‘A Theology of Everything’ for a Pluralistic World

Fuller theology professor Veli-Matti Kärkkäinen thinks Catholics and Pentecostals are doing today's best theology.
‘A Theology of Everything’ for a Pluralistic World
Image: Courtesy of Aarne Ormio

It is rare these days for a theologian to write a full systematic theology—a complete inventory of their theological understanding of all major areas of Christian doctrine and how they relate to one another. Rarer still is someone who incorporates disciplines outside theology into their thinking. Even rarer yet is an individual who can complete such an ambitious project relatively quickly.

Veli-Matti Kärkkäinen, professor of systematic theology at Fuller Theological Seminary, has done just that, completing the final volume of his systematic theology in 2017, just five years after finishing the first volume. Unique to his five-volume work is its interdisciplinary focus and its intentional engagement with the pluralistic world of the 21st century. Christianity Today recently asked Kärkkäinen about his life, his ambitious systematic theology, and the future of evangelical theology.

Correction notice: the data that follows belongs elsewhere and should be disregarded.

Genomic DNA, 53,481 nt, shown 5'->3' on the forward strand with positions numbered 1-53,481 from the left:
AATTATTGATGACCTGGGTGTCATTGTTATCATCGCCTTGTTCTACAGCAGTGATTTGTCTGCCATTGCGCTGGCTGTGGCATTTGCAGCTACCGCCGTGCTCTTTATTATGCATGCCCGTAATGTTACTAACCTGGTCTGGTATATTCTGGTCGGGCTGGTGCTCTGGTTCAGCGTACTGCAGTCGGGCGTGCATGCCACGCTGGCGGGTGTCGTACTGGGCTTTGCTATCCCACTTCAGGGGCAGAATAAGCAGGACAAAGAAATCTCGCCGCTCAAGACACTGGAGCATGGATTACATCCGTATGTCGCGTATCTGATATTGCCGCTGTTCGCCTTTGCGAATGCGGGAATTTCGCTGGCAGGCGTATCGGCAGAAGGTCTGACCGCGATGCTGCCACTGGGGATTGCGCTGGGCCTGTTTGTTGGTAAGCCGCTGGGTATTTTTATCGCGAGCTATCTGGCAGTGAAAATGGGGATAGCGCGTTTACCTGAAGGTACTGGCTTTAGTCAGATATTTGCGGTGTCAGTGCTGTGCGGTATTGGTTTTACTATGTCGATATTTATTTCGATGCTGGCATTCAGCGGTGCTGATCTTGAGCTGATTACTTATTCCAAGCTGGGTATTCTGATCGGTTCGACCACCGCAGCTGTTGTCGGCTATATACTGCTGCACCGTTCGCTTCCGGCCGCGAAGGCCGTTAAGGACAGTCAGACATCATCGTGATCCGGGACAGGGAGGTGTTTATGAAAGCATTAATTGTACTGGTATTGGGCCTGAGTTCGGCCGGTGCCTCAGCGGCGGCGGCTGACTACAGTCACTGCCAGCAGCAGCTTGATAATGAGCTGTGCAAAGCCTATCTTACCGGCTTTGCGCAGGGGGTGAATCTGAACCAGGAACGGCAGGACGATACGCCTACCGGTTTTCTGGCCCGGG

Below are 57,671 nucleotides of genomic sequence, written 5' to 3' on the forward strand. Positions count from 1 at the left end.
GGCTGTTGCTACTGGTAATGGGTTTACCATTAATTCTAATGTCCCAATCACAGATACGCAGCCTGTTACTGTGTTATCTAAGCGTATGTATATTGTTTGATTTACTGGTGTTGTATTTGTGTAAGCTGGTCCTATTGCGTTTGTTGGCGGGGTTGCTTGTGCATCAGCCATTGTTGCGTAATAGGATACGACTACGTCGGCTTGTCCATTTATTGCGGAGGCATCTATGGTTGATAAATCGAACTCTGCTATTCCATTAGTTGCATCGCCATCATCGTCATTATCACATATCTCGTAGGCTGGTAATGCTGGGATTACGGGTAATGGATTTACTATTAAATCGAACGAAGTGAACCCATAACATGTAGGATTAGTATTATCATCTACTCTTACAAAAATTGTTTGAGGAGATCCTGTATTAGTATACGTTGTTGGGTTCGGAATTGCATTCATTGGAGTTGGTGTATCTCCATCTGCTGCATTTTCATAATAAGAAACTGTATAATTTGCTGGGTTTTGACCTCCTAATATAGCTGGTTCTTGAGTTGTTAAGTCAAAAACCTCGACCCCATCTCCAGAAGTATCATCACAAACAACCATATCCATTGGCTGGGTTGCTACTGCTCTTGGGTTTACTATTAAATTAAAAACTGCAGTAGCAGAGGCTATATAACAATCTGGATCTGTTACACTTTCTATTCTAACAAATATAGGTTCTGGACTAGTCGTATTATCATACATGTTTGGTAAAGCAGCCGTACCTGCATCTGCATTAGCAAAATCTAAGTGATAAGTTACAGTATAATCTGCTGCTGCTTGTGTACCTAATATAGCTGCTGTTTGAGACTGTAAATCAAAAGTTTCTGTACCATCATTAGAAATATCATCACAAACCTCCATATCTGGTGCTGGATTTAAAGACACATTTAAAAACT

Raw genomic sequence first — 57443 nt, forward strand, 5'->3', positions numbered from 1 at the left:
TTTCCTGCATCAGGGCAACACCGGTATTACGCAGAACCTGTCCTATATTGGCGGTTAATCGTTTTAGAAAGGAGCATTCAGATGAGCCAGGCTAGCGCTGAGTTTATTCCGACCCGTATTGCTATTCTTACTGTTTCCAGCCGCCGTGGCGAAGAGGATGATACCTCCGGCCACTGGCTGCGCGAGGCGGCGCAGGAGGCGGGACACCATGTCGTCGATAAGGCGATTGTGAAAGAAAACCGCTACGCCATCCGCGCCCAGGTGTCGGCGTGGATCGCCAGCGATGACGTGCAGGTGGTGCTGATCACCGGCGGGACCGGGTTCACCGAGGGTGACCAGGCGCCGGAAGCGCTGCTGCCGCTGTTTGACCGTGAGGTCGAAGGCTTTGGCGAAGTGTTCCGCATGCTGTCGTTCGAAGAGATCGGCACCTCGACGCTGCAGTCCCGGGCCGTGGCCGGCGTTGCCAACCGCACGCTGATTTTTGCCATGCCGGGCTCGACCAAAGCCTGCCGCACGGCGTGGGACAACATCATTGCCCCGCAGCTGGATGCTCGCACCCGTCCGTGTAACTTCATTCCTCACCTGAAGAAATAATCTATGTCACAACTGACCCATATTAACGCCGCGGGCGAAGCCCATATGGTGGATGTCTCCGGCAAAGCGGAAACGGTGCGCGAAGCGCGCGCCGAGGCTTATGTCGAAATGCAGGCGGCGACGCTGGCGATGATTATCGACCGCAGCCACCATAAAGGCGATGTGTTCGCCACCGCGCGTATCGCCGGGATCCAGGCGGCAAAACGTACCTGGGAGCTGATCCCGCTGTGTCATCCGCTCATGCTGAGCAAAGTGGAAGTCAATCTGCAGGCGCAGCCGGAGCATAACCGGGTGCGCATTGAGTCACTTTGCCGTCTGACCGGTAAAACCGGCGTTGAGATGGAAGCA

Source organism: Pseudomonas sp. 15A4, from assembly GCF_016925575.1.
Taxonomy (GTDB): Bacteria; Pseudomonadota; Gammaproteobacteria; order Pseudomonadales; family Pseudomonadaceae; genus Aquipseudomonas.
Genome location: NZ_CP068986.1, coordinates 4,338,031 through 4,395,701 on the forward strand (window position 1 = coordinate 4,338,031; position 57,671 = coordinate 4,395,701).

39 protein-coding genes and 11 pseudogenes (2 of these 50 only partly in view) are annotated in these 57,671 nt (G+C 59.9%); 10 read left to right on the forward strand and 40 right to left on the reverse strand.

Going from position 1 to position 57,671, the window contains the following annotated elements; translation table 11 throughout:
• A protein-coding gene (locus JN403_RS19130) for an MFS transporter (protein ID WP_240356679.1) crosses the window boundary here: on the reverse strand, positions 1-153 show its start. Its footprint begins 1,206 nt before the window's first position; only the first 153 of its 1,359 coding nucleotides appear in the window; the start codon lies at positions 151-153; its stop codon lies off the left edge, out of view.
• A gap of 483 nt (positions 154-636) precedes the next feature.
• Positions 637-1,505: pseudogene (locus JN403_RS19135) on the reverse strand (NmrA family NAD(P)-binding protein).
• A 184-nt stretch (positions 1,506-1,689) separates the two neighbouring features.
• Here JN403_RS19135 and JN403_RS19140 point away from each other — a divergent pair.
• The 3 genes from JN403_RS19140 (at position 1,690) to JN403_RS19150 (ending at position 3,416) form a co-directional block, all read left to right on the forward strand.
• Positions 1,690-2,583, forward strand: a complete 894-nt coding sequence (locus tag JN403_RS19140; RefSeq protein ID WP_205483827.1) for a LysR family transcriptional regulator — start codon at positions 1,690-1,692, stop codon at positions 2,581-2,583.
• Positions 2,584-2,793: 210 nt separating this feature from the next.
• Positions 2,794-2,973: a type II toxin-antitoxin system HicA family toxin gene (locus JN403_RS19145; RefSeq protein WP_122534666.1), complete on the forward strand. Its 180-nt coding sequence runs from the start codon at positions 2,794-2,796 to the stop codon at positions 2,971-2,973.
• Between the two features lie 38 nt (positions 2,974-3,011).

You are currently professor of systematic theology at Fuller Theological Seminary in Pasadena, California, and docent of ecumenics in the faculty of theology at the University of Helsinki in Finland. What led you here?

I was hugely influenced by my mother’s devoted Christian life in my early teenage years. She always has been a very pious person. By birth she was a Lutheran, but she found her primary spiritual home in Pentecostalism but without leaving behind Lutheranism. I think this is why I still consider myself a “hybrid Christian” or a “Lutherocostal.” Very early in my life, it seemed to me that my contribution to world missions would be in teaching and later in research. I taught theology in Thailand as a full-time college professor (I am fluent in Thai). I still consider this kind of missionary work as very important, although we usually think of missionaries as grassroots work.

At one point in your life, you decided to move to the US and teach theology there. What were the dynamics behind this move?